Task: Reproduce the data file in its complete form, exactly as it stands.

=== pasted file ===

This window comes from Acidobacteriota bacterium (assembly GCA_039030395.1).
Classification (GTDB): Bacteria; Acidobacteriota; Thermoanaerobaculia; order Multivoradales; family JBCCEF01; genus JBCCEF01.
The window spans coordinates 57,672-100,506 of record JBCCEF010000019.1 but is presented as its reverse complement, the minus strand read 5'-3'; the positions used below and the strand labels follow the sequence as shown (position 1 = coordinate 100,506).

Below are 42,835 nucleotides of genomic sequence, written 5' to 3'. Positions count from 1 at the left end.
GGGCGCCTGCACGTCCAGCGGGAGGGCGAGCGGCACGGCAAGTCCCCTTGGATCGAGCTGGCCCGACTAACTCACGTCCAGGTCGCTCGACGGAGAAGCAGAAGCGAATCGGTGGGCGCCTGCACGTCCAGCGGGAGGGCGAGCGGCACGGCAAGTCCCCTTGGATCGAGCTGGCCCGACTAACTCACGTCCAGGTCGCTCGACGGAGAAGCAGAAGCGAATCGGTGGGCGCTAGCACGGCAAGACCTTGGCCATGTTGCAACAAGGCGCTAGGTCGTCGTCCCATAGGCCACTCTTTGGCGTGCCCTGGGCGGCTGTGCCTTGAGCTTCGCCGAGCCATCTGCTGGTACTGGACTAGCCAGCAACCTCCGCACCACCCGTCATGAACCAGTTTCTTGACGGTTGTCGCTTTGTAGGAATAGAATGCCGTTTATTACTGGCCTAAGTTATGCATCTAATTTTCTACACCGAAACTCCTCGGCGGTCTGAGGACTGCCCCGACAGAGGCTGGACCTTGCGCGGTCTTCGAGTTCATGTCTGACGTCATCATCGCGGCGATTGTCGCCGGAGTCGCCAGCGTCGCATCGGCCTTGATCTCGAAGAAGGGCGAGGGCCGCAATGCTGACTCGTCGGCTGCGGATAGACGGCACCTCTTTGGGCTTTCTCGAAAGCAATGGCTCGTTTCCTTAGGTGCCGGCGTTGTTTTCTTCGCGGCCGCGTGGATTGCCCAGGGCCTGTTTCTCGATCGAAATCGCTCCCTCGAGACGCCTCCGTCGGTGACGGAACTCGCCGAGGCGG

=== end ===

This window comes from Acidobacteriota bacterium (assembly GCA_039030395.1).
Classification (GTDB): Bacteria; Acidobacteriota; Thermoanaerobaculia; order Multivoradales; family JBCCEF01; genus JBCCEF01.
The window spans coordinates 57,672-100,506 of record JBCCEF010000019.1 but is presented as its reverse complement, the minus strand read 5'-3'; the positions used below and the strand labels follow the sequence as shown (position 1 = coordinate 100,506).

Below are 42,835 nucleotides of genomic sequence, written 5' to 3'. Positions count from 1 at the left end.
GGGCGCCTGCACGTCCAGCGGGAGGGCGAGCGGCACGGCAAGTCCCCTTGGATCGAGCTGGCCCGACTAACTCACGTCCAGGTCGCTCGACGGAGAAGCAGAAGCGAATCGGTGGGCGCCTGCACGTCCAGCGGGAGGGCGAGCGGCACGGCAAGTCCCCTTGGATCGAGCTGGCCCGACTAACTCACGTCCAGGTCGCTCGACGGAGAAGCAGAAGCGAATCGGTGGGCGCTAGCACGGCAAGACCTTGGCCATGTTGCAACAAGGCGCTAGGTCGTCGTCCCATAGGCCACTCTTTGGCGTGCCCTGGGCGGCTGTGCCTTGAGCTTCGCCGAGCCATCTGCTGGTACTGGACTAGCCAGCAACCTCCGCACCACCCGTCATGAACCAGTTTCTTGACGGTTGTCGCTTTGTAGGAATAGAATGCCGTTTATTACTGGCCTAAGTTATGCATCTAATTTTCTACACCGAAACTCCTCGGCGGTCTGAGGACTGCCCCGACAGAGGCTGGACCTTGCGCGGTCTTCGAGTTCATGTCTGACGTCATCATCGCGGCGATTGTCGCCGGAGTCGCCAGCGTCGCATCGGCCTTGATCTCGAAGAAGGGCGAGGGCCGCAATGCTGACTCGTCGGCTGCGGATAGACGGCACCTCTTTGGGCTTTCTCGAAAGCAATGGCTCGTTTCCTTAGGTGCCGGCGTTGTTTTCTTCGCGGCCGCGTGGATTGCCCAGGGCCTGTTTCTCGATCGAAATCGCTCCCTCGAGACGCCTCCGTCGGTGACGGAACTCGCCGAGGCGG